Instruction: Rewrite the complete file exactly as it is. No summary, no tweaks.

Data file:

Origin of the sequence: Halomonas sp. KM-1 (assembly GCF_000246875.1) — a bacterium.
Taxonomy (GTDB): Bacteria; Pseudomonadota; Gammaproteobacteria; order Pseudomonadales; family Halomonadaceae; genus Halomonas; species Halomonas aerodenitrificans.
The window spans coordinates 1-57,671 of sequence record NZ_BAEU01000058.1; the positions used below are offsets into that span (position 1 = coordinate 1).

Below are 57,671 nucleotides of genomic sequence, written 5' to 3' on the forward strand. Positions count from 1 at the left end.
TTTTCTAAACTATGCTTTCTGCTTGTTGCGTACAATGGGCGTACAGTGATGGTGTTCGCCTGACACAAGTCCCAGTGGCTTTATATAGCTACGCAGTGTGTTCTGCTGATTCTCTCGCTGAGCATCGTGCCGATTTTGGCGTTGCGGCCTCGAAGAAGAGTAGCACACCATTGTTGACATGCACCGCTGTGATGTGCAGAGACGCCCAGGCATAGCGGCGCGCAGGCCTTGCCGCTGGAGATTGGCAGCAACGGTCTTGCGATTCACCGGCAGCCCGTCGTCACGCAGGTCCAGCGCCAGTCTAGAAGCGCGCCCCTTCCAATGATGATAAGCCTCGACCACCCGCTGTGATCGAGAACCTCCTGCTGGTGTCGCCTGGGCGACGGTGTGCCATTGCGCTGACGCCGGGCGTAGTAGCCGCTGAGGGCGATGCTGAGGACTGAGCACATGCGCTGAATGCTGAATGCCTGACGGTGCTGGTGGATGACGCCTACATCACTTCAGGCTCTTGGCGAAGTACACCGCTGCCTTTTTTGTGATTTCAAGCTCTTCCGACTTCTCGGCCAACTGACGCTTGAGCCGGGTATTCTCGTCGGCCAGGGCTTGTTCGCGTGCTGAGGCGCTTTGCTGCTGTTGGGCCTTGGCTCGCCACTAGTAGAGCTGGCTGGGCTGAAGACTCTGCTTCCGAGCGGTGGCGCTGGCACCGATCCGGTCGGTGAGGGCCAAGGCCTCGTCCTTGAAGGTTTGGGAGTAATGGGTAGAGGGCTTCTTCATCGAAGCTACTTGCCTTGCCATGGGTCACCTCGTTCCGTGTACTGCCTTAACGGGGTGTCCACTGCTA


Origin of the sequence: Halomonas sp. KM-1 (assembly GCF_000246875.1) — a bacterium.
Taxonomy (GTDB): Bacteria; Pseudomonadota; Gammaproteobacteria; order Pseudomonadales; family Halomonadaceae; genus Halomonas; species Halomonas aerodenitrificans.
The window spans coordinates 1-57,671 of sequence record NZ_BAEU01000058.1; the positions used below are offsets into that span (position 1 = coordinate 1).

Below are 57,671 nucleotides of genomic sequence, written 5' to 3' on the forward strand. Positions count from 1 at the left end.
TTTTCTAAACTATGCTTTCTGCTTGTTGCGTACAATGGGCGTACAGTGATGGTGTTCGCCTGACACAAGTCCCAGTGGCTTTATATAGCTACGCAGTGTGTTCTGCTGATTCTCTCGCTGAGCATCGTGCCGATTTTGGCGTTGCGGCCTCGAAGAAGAGTAGCACACCATTGTTGACATGCACCGCTGTGATGTGCAGAGACGCCCAGGCATAGCGGCGCGCAGGCCTTGCCGCTGGAGATTGGCAGCAACGGTCTTGCGATTCACCGGCAGCCCGTCGTCACGCAGGTCCAGCGCCAGTCTAGAAGCGCGCCCCTTCCAATGATGATAAGCCTCGACCACCCGCTGTGATCGAGAACCTCCTGCTGGTGTCGCCTGGGCGACGGTGTGCCATTGCGCTGACGCCGGGCGTAGTAGCCGCTGAGGGCGATGCTGAGGACTGAGCACATGCGCTGAATGCTGAATGCCTGACGGTGCTGGTGGATGACGCCTACATCACTTCAGGCTCTTGGCGAAGTACACCGCTGCCTTTTTTGTGATTTCAAGCTCTTCCGACTTCTCGGCCAACTGACGCTTGAGCCGGGTATTCTCGTCGGCCAGGGCTTGTTCGCGTGCTGAGGCGCTTTGCTGCTGTTGGGCCTTGGCTCGCCACTAGTAGAGCTGGCTGGGCTGAAGACTCTGCTTCCGAGCGGTGGCGCTGGCACCGATCCGGTCGGTGAGGGCCAAGGCCTCGTCCTTGAAGGTTTGGGAGTAATGGGTAGAGGGCTTCTTCATCGAAGCTACTTGCCTTGCCATGGGTCACCTCGTTCCGTGTACTGCCTTAACGGGGTGTCCACTGCTA